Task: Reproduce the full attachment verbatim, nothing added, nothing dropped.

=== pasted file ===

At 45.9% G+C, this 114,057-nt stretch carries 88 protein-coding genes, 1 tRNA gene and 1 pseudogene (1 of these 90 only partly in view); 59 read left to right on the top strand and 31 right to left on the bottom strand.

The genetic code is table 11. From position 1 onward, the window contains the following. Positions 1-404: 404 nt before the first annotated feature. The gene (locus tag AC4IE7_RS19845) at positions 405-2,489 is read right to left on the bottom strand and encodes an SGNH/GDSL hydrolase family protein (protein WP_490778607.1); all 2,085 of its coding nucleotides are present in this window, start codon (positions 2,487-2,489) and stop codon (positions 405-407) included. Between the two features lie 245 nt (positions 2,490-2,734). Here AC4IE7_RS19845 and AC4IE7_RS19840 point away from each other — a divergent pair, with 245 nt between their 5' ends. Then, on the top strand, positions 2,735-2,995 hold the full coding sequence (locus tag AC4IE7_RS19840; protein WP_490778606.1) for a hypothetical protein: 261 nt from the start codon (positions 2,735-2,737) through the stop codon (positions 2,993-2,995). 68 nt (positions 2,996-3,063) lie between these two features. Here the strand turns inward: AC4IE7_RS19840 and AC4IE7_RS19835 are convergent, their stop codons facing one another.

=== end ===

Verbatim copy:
At 45.9% G+C, this 114,057-nt stretch carries 88 protein-coding genes, 1 tRNA gene and 1 pseudogene (1 of these 90 only partly in view); 59 read left to right on the top strand and 31 right to left on the bottom strand.

The genetic code is table 11. From position 1 onward, the window contains the following. Positions 1-404: 404 nt before the first annotated feature. The gene (locus tag AC4IE7_RS19845) at positions 405-2,489 is read right to left on the bottom strand and encodes an SGNH/GDSL hydrolase family protein (protein WP_490778607.1); all 2,085 of its coding nucleotides are present in this window, start codon (positions 2,487-2,489) and stop codon (positions 405-407) included. Between the two features lie 245 nt (positions 2,490-2,734). Here AC4IE7_RS19845 and AC4IE7_RS19840 point away from each other — a divergent pair, with 245 nt between their 5' ends. Then, on the top strand, positions 2,735-2,995 hold the full coding sequence (locus tag AC4IE7_RS19840; protein WP_490778606.1) for a hypothetical protein: 261 nt from the start codon (positions 2,735-2,737) through the stop codon (positions 2,993-2,995). 68 nt (positions 2,996-3,063) lie between these two features. Here the strand turns inward: AC4IE7_RS19840 and AC4IE7_RS19835 are convergent, their stop codons facing one another.